Audio signals are extremely sensitive to disturbances due to their – most commonly – low levels and range of frequencies limited to several dozen kilohertz. What’s more, connection cables in this segment are usually long and exposed to mechanical damages, which makes it harder to select a cable that will provide high signal quality.
Audio cables are used for transmitting signals between components of a sound system, e.g.:
These cables are used for connecting speakers to an AV receiver.
Speaker cables are usually flat, two-wire cables with large cross-section, made of high-quality oxygen-free copper. The cables have to have durable insulation and supply sufficient power to a speaker set, with no significant power loss. Therefore, PCV is the most common material of choice.
Microphone cables are used for connecting very weak, low voltage signal sources with electroacoustic devices.
They have one or two wires, shielded together or separately. The wires are made of multiwire strands, whereas the shield is in the form of a metal grid braiding the inside. Microphone cables of the highest quality are double-shielded, e.g. with a tinned copper braid and aluminium foil.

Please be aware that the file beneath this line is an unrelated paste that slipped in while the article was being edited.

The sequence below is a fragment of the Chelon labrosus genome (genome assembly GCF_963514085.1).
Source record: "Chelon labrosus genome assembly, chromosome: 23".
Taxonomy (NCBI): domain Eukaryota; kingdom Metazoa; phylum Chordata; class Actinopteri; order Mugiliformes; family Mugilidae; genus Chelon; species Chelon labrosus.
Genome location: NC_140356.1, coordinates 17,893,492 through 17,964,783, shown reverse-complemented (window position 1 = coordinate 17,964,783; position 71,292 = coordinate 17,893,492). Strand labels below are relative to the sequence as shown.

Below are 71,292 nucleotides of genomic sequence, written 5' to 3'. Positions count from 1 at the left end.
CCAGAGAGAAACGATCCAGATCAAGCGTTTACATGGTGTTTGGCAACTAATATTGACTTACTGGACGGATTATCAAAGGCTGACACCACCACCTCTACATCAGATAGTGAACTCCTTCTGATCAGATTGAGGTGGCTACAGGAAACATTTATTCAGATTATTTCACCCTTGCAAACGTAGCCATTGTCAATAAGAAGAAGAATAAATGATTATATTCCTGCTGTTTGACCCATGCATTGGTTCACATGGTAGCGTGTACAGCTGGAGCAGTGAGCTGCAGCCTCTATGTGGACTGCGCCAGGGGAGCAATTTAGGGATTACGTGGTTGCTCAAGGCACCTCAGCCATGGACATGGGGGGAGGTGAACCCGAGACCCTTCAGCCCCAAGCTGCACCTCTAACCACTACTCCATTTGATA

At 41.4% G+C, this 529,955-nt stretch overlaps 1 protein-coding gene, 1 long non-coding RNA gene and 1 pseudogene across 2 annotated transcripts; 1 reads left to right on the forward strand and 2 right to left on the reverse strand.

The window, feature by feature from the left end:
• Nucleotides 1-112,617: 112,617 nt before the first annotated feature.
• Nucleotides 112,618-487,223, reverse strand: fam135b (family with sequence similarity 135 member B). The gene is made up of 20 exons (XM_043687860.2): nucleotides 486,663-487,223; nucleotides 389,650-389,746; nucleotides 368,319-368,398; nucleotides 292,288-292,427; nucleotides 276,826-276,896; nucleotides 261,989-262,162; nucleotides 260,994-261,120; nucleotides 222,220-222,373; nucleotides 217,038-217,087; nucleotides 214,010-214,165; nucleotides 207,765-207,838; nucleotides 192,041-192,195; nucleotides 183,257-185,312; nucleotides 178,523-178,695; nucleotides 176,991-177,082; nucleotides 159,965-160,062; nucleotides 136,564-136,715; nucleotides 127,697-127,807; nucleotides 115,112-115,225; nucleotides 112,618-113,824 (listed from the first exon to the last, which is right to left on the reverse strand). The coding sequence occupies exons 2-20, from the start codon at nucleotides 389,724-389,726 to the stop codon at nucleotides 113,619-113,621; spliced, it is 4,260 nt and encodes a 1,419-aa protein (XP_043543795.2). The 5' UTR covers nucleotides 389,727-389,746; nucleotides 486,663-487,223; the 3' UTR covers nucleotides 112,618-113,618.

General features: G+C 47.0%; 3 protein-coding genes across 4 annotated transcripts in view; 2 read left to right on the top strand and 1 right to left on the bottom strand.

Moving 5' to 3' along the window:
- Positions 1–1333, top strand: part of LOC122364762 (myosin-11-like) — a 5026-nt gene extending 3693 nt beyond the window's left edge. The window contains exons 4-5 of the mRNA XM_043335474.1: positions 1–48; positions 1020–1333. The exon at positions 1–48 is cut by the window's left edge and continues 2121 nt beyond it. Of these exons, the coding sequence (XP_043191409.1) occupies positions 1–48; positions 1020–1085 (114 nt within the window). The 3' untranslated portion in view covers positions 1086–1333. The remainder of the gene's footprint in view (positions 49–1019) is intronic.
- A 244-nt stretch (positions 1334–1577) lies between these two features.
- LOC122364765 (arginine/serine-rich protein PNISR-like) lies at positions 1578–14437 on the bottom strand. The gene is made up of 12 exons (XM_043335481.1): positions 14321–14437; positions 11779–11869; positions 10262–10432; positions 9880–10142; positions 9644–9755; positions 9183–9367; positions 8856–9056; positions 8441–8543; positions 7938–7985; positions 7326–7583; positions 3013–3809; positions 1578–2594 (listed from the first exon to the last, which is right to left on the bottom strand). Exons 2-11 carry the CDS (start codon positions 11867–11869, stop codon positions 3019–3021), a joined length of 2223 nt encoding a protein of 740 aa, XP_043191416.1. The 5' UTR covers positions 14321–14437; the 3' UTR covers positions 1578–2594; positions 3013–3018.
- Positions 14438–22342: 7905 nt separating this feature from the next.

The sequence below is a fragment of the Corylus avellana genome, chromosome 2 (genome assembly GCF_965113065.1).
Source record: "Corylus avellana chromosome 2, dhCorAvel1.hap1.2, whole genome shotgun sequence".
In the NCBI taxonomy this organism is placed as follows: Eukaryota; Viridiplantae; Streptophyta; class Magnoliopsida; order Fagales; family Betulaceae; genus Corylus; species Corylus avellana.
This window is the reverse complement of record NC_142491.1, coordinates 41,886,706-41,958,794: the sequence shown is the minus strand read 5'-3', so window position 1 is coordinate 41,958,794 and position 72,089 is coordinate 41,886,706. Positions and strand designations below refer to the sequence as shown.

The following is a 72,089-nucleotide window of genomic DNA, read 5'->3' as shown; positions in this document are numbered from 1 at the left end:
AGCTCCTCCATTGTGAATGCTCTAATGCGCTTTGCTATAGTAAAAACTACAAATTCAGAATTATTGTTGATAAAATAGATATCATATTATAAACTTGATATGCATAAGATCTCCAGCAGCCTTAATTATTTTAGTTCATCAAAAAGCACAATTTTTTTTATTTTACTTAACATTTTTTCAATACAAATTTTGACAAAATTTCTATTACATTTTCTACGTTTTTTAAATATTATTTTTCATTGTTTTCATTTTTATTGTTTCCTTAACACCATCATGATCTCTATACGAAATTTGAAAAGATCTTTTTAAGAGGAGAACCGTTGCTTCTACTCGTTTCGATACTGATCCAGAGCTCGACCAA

Musical instrument cables are a subtype of microphone cables, designed for connecting musical instruments with amplifiers.
These cables are exposed to stretching and stomping on, that’s why they have thicker sheath, usually made of elastomeric materials or PCV. Some versions also feature additional cotton braid. Inside, there are glass fibre strands that strengthen them and prevent any tears.
The cables include a single signal core (multiwire strand) surrounded by a thick, close-woven shield made of copper grid. Such structure guarantees efficient protection against interferences.
There are also readymade cables on the market, based on the aforementioned types of audio cables. Usually, they come in the length of 1 to 5m, and they are ended with a cinch or a jack.
When selecting an audio cable, apart from audio parameters, you should also consider mechanical resistance and other factors, such as flexibility. With long connections, pay attention to shielding quality, i.e.
the higher the number of wires in the strand and the shield, the higher the cable resistance to disturbances from the outside.